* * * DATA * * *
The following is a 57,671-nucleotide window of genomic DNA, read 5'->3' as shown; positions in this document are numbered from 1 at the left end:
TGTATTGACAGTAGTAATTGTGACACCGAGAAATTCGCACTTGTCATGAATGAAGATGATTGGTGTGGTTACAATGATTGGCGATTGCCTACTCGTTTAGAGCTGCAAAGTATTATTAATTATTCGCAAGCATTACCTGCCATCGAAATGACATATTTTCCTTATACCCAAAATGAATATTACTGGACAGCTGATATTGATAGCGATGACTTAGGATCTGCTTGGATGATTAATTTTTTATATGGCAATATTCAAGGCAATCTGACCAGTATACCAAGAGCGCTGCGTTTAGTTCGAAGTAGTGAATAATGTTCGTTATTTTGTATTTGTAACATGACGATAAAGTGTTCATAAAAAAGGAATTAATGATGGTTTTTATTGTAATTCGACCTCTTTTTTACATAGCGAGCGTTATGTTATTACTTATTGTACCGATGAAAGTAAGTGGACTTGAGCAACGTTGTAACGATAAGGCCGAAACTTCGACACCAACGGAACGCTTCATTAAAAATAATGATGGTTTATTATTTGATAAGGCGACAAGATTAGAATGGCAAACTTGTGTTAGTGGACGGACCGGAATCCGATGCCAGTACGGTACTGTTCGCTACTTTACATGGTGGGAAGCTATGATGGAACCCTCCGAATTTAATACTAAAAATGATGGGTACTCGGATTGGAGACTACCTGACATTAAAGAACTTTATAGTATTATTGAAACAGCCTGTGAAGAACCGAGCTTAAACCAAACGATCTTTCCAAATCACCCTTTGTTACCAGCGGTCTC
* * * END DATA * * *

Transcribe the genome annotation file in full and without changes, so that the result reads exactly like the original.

The following is a 57,671-nucleotide window of genomic DNA, read 5'->3' as shown; positions in this document are numbered from 1 at the left end:
TGTATTGACAGTAGTAATTGTGACACCGAGAAATTCGCACTTGTCATGAATGAAGATGATTGGTGTGGTTACAATGATTGGCGATTGCCTACTCGTTTAGAGCTGCAAAGTATTATTAATTATTCGCAAGCATTACCTGCCATCGAAATGACATATTTTCCTTATACCCAAAATGAATATTACTGGACAGCTGATATTGATAGCGATGACTTAGGATCTGCTTGGATGATTAATTTTTTATATGGCAATATTCAAGGCAATCTGACCAGTATACCAAGAGCGCTGCGTTTAGTTCGAAGTAGTGAATAATGTTCGTTATTTTGTATTTGTAACATGACGATAAAGTGTTCATAAAAAAGGAATTAATGATGGTTTTTATTGTAATTCGACCTCTTTTTTACATAGCGAGCGTTATGTTATTACTTATTGTACCGATGAAAGTAAGTGGACTTGAGCAACGTTGTAACGATAAGGCCGAAACTTCGACACCAACGGAACGCTTCATTAAAAATAATGATGGTTTATTATTTGATAAGGCGACAAGATTAGAATGGCAAACTTGTGTTAGTGGACGGACCGGAATCCGATGCCAGTACGGTACTGTTCGCTACTTTACATGGTGGGAAGCTATGATGGAACCCTCCGAATTTAATACTAAAAATGATGGGTACTCGGATTGGAGACTACCTGACATTAAAGAACTTTATAGTATTATTGAAACAGCCTGTGAAGAACCGAGCTTAAACCAAACGATCTTTCCAAATCACCCTTTGTTACCAGCGGTCTC